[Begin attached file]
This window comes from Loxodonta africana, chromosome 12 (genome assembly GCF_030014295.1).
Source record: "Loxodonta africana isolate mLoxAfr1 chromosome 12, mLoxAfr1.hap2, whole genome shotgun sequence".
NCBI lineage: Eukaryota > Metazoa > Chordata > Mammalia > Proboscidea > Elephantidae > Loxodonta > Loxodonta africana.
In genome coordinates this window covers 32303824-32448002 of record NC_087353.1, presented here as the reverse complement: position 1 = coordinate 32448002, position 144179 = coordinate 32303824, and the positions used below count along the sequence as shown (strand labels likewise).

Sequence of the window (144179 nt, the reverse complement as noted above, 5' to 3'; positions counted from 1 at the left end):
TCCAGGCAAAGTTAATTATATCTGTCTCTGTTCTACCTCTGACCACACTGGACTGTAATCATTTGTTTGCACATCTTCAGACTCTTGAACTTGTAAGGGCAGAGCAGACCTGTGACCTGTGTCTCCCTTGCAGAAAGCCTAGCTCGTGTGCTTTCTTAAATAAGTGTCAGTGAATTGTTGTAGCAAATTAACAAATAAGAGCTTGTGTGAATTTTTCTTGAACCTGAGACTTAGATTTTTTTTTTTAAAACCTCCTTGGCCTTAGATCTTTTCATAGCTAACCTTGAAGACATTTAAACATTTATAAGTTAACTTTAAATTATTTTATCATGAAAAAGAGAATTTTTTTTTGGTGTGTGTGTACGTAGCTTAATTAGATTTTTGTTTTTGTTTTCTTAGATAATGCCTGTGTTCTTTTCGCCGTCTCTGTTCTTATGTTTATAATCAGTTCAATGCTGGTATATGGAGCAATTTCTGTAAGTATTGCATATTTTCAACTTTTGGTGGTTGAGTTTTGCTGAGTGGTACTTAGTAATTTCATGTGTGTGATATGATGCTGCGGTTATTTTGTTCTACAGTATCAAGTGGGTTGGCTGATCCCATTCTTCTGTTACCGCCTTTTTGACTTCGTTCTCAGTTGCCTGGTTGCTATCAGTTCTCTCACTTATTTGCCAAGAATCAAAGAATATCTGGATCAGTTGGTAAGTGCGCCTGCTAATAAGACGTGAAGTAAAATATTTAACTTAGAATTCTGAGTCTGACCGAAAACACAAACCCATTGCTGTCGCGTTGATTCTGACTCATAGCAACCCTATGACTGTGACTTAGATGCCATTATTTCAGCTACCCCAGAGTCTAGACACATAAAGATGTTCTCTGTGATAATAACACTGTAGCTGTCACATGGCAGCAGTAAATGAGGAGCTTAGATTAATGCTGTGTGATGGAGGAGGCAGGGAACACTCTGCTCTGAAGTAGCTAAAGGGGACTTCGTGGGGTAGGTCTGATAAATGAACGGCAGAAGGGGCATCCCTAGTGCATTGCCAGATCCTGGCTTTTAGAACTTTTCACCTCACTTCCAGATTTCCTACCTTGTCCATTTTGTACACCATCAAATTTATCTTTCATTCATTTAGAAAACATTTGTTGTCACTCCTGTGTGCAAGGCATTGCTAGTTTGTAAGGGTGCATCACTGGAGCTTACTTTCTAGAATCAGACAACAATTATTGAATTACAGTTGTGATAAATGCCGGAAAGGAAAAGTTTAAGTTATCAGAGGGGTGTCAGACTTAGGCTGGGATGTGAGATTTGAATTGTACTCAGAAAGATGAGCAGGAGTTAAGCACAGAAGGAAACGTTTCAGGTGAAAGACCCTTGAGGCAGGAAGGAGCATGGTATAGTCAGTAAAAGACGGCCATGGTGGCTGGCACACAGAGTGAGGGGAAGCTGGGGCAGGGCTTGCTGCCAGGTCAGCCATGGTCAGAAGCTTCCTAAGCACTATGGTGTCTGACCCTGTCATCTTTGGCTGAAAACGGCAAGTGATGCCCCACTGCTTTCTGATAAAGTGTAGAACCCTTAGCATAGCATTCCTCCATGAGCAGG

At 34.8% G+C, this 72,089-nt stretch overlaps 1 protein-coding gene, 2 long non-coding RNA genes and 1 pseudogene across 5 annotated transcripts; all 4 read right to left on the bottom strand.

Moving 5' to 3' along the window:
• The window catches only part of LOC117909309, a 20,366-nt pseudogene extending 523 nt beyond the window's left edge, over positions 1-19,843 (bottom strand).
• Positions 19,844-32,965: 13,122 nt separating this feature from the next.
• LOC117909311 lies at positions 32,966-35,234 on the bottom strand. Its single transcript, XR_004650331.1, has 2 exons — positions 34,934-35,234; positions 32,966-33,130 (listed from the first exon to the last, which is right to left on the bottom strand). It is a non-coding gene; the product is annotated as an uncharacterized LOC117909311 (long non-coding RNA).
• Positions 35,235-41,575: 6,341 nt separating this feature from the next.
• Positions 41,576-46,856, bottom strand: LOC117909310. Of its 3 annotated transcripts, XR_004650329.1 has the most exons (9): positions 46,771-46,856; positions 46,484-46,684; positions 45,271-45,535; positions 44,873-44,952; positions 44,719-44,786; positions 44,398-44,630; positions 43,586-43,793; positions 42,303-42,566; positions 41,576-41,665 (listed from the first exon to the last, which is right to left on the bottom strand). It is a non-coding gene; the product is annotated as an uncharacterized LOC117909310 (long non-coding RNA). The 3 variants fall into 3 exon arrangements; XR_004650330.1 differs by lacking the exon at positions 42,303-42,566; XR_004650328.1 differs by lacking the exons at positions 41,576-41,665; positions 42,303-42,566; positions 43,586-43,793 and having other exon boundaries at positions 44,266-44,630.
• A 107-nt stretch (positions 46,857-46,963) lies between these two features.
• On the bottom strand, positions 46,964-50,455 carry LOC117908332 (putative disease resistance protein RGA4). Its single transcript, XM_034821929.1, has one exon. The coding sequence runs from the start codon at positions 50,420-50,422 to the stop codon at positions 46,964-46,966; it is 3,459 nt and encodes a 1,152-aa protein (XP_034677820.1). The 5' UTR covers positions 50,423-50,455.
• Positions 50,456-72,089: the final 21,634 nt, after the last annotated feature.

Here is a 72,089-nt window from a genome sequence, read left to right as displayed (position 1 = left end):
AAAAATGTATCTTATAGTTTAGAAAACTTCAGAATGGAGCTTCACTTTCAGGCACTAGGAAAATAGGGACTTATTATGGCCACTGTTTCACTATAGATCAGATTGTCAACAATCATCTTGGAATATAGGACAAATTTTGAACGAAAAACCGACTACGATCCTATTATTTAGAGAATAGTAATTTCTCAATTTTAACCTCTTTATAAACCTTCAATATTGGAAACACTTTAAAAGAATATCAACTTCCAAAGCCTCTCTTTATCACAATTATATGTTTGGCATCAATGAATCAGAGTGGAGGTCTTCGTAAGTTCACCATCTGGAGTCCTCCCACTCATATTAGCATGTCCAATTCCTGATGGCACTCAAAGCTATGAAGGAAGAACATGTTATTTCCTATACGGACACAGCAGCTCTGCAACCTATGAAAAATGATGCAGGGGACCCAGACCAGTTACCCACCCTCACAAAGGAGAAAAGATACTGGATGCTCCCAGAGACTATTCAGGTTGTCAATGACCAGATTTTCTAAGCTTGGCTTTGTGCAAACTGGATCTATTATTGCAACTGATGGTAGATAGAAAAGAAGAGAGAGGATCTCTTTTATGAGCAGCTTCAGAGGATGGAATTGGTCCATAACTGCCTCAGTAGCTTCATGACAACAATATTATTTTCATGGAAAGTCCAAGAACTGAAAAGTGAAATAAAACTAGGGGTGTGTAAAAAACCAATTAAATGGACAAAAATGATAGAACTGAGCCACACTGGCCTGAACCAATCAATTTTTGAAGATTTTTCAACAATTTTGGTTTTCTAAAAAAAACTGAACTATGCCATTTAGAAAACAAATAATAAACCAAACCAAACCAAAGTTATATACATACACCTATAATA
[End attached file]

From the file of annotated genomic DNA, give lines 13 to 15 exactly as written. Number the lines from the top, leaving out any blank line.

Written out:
• Positions 41,576-46,856, bottom strand: LOC117909310. Of its 3 annotated transcripts, XR_004650329.1 has the most exons (9): positions 46,771-46,856; positions 46,484-46,684; positions 45,271-45,535; positions 44,873-44,952; positions 44,719-44,786; positions 44,398-44,630; positions 43,586-43,793; positions 42,303-42,566; positions 41,576-41,665 (listed from the first exon to the last, which is right to left on the bottom strand). It is a non-coding gene; the product is annotated as an uncharacterized LOC117909310 (long non-coding RNA). The 3 variants fall into 3 exon arrangements; XR_004650330.1 differs by lacking the exon at positions 42,303-42,566; XR_004650328.1 differs by lacking the exons at positions 41,576-41,665; positions 42,303-42,566; positions 43,586-43,793 and having other exon boundaries at positions 44,266-44,630.
• A 107-nt stretch (positions 46,857-46,963) lies between these two features.
• On the bottom strand, positions 46,964-50,455 carry LOC117908332 (putative disease resistance protein RGA4). Its single transcript, XM_034821929.1, has one exon. The coding sequence runs from the start codon at positions 50,420-50,422 to the stop codon at positions 46,964-46,966; it is 3,459 nt and encodes a 1,152-aa protein (XP_034677820.1). The 5' UTR covers positions 50,423-50,455.